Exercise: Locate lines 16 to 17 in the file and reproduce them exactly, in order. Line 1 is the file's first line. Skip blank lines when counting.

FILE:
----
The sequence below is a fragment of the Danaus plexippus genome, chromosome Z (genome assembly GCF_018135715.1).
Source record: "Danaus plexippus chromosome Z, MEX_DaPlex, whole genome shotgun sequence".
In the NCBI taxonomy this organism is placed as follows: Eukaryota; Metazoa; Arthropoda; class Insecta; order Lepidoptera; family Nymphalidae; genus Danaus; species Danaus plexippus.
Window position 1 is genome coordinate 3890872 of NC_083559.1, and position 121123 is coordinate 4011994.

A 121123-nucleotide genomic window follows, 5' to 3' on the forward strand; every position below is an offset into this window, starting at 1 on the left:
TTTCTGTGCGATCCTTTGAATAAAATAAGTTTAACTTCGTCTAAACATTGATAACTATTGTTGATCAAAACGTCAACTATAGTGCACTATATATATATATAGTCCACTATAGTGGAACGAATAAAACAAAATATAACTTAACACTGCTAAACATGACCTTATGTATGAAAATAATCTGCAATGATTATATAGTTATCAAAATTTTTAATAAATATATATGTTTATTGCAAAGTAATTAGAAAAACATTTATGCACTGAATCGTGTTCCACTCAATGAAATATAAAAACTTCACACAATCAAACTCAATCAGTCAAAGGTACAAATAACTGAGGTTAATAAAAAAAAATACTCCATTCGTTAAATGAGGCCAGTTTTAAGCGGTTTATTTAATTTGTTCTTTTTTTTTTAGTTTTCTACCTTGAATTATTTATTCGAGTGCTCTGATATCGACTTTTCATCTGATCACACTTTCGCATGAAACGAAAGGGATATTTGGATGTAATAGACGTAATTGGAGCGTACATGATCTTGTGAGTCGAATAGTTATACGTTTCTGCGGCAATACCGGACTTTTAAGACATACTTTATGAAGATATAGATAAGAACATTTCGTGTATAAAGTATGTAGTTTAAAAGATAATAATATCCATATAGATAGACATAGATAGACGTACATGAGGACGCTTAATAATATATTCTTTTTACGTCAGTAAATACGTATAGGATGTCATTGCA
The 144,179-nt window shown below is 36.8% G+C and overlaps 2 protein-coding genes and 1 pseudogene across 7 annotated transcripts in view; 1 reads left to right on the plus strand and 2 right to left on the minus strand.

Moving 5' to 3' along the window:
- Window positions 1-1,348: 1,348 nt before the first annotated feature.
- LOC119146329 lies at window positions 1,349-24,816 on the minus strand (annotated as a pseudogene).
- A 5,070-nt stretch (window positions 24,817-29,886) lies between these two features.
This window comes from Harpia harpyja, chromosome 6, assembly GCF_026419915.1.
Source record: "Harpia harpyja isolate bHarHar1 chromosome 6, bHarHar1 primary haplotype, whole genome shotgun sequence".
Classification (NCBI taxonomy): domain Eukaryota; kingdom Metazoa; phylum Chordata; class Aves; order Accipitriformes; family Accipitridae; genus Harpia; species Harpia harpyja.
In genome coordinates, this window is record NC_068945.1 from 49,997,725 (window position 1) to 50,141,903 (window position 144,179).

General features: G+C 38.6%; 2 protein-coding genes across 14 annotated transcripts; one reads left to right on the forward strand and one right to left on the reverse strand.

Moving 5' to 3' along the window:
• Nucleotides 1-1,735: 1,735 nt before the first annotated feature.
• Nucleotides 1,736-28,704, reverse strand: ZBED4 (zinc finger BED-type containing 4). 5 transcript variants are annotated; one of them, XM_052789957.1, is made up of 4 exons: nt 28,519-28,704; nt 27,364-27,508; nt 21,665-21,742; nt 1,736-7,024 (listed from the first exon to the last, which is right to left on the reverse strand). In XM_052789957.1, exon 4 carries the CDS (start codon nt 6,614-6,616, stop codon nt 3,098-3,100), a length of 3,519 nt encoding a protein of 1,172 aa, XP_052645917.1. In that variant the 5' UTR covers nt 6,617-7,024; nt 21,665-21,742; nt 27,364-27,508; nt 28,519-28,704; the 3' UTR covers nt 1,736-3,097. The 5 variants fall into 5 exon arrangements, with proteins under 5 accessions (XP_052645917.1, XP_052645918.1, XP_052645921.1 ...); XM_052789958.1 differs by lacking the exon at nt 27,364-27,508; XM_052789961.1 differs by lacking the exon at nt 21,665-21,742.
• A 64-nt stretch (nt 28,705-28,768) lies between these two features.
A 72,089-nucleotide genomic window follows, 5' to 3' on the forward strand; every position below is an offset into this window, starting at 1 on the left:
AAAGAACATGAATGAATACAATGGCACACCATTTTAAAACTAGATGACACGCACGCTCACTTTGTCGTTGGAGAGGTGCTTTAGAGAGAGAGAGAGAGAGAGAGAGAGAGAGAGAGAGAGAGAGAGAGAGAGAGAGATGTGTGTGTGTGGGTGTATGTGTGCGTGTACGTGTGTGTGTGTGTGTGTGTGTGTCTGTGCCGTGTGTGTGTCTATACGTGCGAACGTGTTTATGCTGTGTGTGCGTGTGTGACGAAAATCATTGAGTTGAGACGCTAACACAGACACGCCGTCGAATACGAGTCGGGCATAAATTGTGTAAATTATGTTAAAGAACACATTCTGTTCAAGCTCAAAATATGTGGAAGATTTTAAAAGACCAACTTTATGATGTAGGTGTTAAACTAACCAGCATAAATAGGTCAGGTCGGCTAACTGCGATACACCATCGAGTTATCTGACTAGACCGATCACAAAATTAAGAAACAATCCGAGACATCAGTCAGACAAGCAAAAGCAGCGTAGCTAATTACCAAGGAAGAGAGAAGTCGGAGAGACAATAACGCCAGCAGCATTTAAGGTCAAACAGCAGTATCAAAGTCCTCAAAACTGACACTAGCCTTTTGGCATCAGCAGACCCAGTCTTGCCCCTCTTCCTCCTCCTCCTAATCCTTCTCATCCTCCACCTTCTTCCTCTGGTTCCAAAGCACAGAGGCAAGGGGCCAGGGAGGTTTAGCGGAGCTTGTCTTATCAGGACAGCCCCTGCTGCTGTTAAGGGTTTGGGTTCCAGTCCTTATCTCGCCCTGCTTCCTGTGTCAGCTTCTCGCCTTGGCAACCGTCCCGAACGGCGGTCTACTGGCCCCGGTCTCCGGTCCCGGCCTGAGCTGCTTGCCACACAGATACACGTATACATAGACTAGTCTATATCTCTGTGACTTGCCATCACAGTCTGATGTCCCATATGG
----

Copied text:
General features: G+C 38.6%; 2 protein-coding genes across 14 annotated transcripts; one reads left to right on the forward strand and one right to left on the reverse strand.

Moving 5' to 3' along the window: